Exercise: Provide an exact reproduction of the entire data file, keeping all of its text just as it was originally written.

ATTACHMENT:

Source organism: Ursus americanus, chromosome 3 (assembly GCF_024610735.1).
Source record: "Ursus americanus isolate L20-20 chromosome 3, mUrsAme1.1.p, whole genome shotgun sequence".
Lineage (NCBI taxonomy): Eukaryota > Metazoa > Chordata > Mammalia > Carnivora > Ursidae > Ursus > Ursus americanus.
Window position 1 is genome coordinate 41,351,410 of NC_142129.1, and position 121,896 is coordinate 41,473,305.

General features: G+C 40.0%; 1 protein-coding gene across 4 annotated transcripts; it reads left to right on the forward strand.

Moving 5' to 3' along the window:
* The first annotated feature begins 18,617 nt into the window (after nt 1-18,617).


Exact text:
Source organism: Ursus americanus, chromosome 3 (assembly GCF_024610735.1).
Source record: "Ursus americanus isolate L20-20 chromosome 3, mUrsAme1.1.p, whole genome shotgun sequence".
Lineage (NCBI taxonomy): Eukaryota > Metazoa > Chordata > Mammalia > Carnivora > Ursidae > Ursus > Ursus americanus.
Window position 1 is genome coordinate 41,351,410 of NC_142129.1, and position 121,896 is coordinate 41,473,305.

General features: G+C 40.0%; 1 protein-coding gene across 4 annotated transcripts; it reads left to right on the forward strand.

Moving 5' to 3' along the window:
* The first annotated feature begins 18,617 nt into the window (after nt 1-18,617).